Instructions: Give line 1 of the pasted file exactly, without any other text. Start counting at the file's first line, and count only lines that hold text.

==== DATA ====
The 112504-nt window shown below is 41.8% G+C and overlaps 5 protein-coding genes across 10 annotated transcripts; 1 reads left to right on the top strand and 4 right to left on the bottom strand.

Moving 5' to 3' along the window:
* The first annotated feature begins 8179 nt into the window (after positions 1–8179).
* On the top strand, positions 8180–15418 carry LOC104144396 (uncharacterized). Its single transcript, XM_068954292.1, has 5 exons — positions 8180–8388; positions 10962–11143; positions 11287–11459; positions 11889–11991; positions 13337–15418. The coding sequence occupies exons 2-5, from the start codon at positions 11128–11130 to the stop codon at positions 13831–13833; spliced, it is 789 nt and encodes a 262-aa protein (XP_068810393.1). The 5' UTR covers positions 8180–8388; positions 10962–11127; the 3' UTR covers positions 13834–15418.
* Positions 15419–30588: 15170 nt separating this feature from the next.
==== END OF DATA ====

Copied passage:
The 112504-nt window shown below is 41.8% G+C and overlaps 5 protein-coding genes across 10 annotated transcripts; 1 reads left to right on the top strand and 4 right to left on the bottom strand.